Native to (or naturalized in) Oregon:
- Deciduous tree to 50 ft (15 m) high, similar spread, round crown, young shoots downy at first but glabrous (without hairs) by autumn. Leaves alternate, simple, 6-12 cm long, broadly ovate, often 2-3-lobed with irregular clefts (sinuses), tip rounded to acute, base wedge-shaped (cuneate), truncate, or heart-shaped (cordate), margin coarsely coarsely serrate to crenate (rounded teeth), light green above, glabrous below except on veins; petiole 1-2.5 cm long. Flowers small, pale green, male and female in separate clusters (catkins), may be borne on the same or separate plants, bloom occurs in late spring. Fruit in clusters 1-2.5 cm long, green-white ripening pink to dark red, sweet but bland.
- Sun to light shade, adaptable, withstand drought and sea location, but grows best in moist, well-drained, fertile soils.
- Hardy to USDA Zone (4) 5 Native to China, leaves used in silkworm culture. It has naturalized through much of North America. Morus alba and M . rubra are both highly variable and are often confused. Both species have deeply lobed to entire leaves and are variable in pubescence. Some individuals are intermediate in leaf pubescence, suggesting the possibility of hybridization. (Flora of North America, www.eFloras.org).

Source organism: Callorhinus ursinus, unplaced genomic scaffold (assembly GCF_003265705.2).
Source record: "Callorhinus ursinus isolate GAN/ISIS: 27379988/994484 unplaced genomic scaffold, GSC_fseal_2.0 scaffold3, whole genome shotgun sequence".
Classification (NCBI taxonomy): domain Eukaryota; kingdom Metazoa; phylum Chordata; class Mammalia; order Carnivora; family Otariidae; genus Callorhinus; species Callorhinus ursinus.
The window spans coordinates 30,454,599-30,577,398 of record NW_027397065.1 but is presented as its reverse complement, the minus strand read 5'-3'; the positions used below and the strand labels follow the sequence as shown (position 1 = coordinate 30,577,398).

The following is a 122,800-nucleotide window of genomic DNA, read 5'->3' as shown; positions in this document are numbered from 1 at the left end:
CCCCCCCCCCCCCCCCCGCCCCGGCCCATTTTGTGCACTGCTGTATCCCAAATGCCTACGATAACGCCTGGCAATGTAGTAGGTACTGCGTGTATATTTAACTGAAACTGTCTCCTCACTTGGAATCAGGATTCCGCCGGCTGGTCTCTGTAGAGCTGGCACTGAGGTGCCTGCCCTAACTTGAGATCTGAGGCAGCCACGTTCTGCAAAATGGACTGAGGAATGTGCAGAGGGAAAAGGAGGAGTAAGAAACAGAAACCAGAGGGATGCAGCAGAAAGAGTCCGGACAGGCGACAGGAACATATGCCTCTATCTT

- Morus alba has been listed as an invasive plant in some states. Birds, squirrels and other wildlife relish the fruit and are the major cause of its spread to native areas, therefore, fruitless selections are often recommended.
A number of selections are available, including:
- ‘Chaparral’ - fruitless, dwarf, weeping habit, often grafted to a standard to produce a tree that is 8-12 ft (2.4-3.6 m) tall and with a spread that is equal or wider and branches that droop to the ground.
- ‘Kingens’ - fruitless, 35 ft (10.5) tall, similar width, rounded crown.
- ‘Pendula’ - produces fruit, weeping habit, branches drooping to the ground, 15-20 ft (4.5-6 m) tall and similar width, some say it produces "interesting" shapes.
- ‘Striblingii’ - fruitless, deeply cut leaves, fast growing, 40-30 ft (9-12 m) tall at maturity.
- var. tatarica - known as the Russian Mulberry, considered the hardiest, USDA Zone 3 and 4 (Snyder, 2000).
- ‘Unryu’ - the Contorted Mulberry, a spreading shrubby tree with zigzag branches.
- albus: white